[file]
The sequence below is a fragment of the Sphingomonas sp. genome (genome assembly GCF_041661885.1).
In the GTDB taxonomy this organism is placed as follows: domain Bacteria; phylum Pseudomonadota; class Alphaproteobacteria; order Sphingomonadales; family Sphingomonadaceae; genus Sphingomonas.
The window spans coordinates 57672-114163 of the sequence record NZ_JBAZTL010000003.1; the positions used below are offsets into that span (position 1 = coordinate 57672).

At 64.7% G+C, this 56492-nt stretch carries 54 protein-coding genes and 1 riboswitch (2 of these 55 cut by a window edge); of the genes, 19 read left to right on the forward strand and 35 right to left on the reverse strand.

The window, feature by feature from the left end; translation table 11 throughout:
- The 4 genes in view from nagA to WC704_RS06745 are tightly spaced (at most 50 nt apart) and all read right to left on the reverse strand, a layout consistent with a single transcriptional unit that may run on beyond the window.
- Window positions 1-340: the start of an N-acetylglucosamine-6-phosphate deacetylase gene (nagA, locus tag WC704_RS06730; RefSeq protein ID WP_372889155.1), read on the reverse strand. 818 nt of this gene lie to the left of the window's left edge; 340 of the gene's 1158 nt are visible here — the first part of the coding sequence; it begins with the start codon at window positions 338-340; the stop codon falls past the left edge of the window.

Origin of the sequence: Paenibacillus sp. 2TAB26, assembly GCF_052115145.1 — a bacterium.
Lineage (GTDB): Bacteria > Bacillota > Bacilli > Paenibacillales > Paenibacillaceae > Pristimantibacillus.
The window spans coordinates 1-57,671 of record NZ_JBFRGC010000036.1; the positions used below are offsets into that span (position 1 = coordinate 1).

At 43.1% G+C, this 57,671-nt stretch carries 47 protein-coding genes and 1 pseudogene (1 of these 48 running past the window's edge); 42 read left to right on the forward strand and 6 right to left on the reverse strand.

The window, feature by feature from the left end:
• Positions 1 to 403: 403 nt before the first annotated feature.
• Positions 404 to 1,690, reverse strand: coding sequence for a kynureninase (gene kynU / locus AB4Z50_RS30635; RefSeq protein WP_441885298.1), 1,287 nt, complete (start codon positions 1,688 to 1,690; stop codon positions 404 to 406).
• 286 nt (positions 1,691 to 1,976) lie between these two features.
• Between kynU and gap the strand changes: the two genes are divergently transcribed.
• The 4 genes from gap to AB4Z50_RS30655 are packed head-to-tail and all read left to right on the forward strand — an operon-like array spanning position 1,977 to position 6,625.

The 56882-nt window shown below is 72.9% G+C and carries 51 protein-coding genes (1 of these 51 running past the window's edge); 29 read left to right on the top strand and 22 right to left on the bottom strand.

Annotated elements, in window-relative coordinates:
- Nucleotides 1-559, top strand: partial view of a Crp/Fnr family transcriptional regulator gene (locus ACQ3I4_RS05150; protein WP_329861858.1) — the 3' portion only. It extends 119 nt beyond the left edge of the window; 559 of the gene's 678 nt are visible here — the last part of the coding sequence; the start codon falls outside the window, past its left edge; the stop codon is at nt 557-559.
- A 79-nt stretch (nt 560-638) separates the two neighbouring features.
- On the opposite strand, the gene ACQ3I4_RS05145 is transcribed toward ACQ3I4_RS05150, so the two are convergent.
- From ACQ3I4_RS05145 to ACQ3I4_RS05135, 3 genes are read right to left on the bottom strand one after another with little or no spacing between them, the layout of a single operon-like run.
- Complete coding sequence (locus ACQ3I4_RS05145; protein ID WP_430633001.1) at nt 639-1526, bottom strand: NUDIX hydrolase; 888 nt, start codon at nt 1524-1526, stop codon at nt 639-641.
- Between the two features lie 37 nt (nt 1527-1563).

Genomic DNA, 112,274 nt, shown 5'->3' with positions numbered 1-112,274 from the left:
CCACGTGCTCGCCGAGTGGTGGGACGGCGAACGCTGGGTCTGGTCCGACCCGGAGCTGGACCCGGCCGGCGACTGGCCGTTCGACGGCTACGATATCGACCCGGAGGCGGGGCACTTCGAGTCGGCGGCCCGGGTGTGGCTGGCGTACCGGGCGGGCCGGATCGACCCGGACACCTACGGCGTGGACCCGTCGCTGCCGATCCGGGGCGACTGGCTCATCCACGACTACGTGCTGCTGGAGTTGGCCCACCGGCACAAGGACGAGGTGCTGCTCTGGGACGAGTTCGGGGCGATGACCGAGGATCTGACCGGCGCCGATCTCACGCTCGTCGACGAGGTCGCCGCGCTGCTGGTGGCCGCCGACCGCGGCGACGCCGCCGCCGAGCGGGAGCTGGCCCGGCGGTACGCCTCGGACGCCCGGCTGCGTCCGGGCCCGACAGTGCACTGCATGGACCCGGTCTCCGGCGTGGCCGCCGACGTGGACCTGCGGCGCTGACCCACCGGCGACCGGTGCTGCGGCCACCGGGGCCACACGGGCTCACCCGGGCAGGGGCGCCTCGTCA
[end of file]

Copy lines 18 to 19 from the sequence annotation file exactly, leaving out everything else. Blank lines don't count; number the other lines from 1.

The 56882-nt window shown below is 72.9% G+C and carries 51 protein-coding genes (1 of these 51 running past the window's edge); 29 read left to right on the top strand and 22 right to left on the bottom strand.

Annotated elements, in window-relative coordinates: